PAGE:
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Rising support, and expectations, lift hosts Japan at World Cup

Rising support, and expectations, lift hosts Japan at World Cup
Rugby Union - England v Japan - Twickenham Stadium, Twickenham, Britain - November 17, 2018 Japan's Ryoto Nakamura celebrates scoring their first try with team mates REUTERS/Toby Melville -
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By Nick Said

TOYOTACITY, Japan (Reuters) – Japan coach Jamie Joseph is not sure if his team is more globally popular than New Zealand, but can feel a massive swell of public support as they stand on the brink of an historic Rugby World Cup quarter-final.

The Brave Blossoms’ 38-19 victory over Samoa at the City of Toyota Stadium on Saturday means a win or draw in their final Pool A match against Scotland in Yokohama on Oct. 13 will seal a first-ever knockout place, while even a bonus-point defeat may also be enough.

New Zealander Joseph was asked if his side are now more interesting to watch for the neutral spectator than the world champions, and while he batted away that question, he praised the Japanese people for getting behind the side.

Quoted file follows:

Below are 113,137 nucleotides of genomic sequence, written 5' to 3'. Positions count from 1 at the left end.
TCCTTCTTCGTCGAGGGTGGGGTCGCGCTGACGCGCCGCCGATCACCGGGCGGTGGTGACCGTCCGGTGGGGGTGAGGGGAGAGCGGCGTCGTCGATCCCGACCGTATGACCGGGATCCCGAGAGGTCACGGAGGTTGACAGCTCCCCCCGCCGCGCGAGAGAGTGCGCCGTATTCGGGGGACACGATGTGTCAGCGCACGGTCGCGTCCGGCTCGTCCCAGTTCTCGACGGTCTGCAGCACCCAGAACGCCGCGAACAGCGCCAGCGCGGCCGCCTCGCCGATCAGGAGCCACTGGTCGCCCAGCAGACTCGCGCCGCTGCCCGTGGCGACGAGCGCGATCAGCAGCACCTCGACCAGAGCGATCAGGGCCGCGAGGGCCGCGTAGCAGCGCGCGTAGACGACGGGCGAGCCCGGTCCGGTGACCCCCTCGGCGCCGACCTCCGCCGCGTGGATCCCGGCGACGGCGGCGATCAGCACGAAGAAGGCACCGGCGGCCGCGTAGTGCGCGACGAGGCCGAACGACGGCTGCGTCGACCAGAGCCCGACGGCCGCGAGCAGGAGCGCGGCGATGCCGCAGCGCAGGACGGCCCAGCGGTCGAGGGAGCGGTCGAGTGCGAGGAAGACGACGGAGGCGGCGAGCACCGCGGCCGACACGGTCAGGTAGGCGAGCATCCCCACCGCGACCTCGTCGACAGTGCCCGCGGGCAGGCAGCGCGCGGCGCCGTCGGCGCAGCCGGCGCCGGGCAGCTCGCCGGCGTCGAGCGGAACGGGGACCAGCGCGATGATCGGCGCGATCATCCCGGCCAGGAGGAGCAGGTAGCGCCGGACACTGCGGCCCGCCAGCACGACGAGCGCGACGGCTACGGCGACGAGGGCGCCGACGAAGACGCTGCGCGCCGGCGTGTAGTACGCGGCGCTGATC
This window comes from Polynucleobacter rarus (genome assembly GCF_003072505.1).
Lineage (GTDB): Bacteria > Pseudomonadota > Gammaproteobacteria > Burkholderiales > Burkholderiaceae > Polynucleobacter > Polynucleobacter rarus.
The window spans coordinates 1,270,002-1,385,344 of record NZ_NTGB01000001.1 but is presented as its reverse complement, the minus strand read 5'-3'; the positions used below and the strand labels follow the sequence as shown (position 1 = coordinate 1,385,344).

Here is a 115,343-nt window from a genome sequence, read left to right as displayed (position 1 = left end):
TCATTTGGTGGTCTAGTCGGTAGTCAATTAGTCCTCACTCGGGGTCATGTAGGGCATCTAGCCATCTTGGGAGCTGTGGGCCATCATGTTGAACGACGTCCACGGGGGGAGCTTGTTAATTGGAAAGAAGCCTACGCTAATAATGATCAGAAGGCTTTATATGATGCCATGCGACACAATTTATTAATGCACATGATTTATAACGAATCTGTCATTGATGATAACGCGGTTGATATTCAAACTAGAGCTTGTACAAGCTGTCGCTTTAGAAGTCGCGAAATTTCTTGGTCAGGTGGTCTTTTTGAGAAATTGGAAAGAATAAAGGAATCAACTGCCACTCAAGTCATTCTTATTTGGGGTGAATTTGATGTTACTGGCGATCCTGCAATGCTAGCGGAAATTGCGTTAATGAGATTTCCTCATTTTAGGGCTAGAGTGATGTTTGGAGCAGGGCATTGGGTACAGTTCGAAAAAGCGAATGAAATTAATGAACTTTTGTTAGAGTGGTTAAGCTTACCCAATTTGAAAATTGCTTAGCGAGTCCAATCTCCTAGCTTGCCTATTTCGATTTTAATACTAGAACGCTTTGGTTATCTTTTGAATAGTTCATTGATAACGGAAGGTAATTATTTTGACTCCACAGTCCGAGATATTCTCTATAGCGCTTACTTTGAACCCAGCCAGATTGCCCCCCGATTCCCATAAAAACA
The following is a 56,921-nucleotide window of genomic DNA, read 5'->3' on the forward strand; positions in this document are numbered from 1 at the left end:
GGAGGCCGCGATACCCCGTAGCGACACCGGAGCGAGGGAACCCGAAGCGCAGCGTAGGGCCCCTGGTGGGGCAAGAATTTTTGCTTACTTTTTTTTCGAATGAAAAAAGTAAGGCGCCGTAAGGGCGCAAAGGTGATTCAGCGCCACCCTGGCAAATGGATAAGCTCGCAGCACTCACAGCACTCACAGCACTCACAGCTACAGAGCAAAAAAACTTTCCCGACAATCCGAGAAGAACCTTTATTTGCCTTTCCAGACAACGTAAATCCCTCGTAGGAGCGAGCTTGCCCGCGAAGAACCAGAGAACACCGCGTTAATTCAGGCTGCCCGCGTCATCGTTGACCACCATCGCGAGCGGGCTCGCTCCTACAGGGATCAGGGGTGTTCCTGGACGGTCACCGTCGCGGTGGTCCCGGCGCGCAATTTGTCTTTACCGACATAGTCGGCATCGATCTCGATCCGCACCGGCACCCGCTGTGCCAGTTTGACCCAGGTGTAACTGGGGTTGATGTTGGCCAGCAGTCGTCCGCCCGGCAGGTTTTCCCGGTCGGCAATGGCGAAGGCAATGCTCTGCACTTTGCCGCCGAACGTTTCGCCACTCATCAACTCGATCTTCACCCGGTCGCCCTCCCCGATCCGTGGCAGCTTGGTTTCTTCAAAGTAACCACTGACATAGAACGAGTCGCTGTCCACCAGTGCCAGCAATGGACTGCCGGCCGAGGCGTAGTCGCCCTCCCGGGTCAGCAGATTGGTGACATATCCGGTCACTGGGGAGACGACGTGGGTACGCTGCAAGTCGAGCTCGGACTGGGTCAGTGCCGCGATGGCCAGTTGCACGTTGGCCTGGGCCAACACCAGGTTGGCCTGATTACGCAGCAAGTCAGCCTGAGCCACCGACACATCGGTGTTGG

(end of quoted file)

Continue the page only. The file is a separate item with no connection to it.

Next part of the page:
“I can’t talk about the All Blacks but what I’m witnessing every Saturday is a full stadium,” Joseph told reporters. “It started with the Russia game and has been growing every week since then.

“The Japanese public are really behind the team. But that’s what we knew would happen if we won test matches.

“It gives the players – I don’t know if there’s one word for it – but it makes us incredibly proud. We are playing for 125 million people and most of them don’t normally support rugby. But they are behind us.”

Much of that new-found favour came following the surprise 19-12 victory over high-ranking Ireland in their second Pool A game, which has presented Japan with the chance to not only qualify for the quarter-finals for the first time, but also secure top spot in the group and avoid New Zealand in the next stage.

But Joseph has also cautioned that the Ireland victory has perhaps raised expectations a little too high.

“I’ve got to put everybody straight. We’ve got a really awesome opportunity to do something that’s not been done before. No-one thought we could beat Ireland and now they think we can win every game we play. That’s how silly it is.”

He said they are not looking at anything beyond the crucial Scotland fixture having also claimed three wins at the 2015 World Cup in England, which were not enough to secure a place in the knockout stages.

“It’s game-by-game. Enjoy this week again and then get back for what’s going to be a really tough game against Scotland.”

(Reporting by Nick Said; Editing by Christopher Cushing)

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